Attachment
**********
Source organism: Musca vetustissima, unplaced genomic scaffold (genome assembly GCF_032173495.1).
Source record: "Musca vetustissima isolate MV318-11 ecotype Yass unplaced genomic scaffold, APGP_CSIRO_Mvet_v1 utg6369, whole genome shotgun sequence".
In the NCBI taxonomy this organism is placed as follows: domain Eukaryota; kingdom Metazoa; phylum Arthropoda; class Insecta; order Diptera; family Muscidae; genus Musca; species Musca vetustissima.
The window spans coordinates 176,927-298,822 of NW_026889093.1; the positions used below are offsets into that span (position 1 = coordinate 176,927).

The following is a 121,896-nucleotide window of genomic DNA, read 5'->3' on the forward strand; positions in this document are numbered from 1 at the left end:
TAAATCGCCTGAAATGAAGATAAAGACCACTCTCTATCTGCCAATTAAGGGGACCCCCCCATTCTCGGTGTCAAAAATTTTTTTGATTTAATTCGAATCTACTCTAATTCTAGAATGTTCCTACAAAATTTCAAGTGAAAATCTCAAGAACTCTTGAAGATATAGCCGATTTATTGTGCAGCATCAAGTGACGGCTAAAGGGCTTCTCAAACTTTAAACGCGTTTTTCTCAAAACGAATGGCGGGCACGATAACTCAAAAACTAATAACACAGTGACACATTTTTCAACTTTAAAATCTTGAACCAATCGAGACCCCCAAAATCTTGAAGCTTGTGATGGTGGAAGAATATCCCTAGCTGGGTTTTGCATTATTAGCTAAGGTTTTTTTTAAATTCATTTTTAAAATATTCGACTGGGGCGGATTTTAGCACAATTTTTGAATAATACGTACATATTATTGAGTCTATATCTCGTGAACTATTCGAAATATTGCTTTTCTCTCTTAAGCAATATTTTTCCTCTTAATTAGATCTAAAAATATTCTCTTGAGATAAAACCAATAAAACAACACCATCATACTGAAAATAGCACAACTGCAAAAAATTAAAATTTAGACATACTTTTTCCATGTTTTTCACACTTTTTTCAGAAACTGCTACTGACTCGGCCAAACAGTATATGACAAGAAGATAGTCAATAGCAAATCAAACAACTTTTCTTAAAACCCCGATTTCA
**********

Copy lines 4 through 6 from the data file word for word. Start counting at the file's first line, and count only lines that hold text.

The window spans coordinates 176,927-298,822 of NW_026889093.1; the positions used below are offsets into that span (position 1 = coordinate 176,927).

The following is a 121,896-nucleotide window of genomic DNA, read 5'->3' on the forward strand; positions in this document are numbered from 1 at the left end:
TAAATCGCCTGAAATGAAGATAAAGACCACTCTCTATCTGCCAATTAAGGGGACCCCCCCATTCTCGGTGTCAAAAATTTTTTTGATTTAATTCGAATCTACTCTAATTCTAGAATGTTCCTACAAAATTTCAAGTGAAAATCTCAAGAACTCTTGAAGATATAGCCGATTTATTGTGCAGCATCAAGTGACGGCTAAAGGGCTTCTCAAACTTTAAACGCGTTTTTCTCAAAACGAATGGCGGGCACGATAACTCAAAAACTAATAACACAGTGACACATTTTTCAACTTTAAAATCTTGAACCAATCGAGACCCCCAAAATCTTGAAGCTTGTGATGGTGGAAGAATATCCCTAGCTGGGTTTTGCATTATTAGCTAAGGTTTTTTTTAAATTCATTTTTAAAATATTCGACTGGGGCGGATTTTAGCACAATTTTTGAATAATACGTACATATTATTGAGTCTATATCTCGTGAACTATTCGAAATATTGCTTTTCTCTCTTAAGCAATATTTTTCCTCTTAATTAGATCTAAAAATATTCTCTTGAGATAAAACCAATAAAACAACACCATCATACTGAAAATAGCACAACTGCAAAAAATTAAAATTTAGACATACTTTTTCCATGTTTTTCACACTTTTTTCAGAAACTGCTACTGACTCGGCCAAACAGTATATGACAAGAAGATAGTCAATAGCAAATCAAACAACTTTTCTTAAAACCCCGATTTCA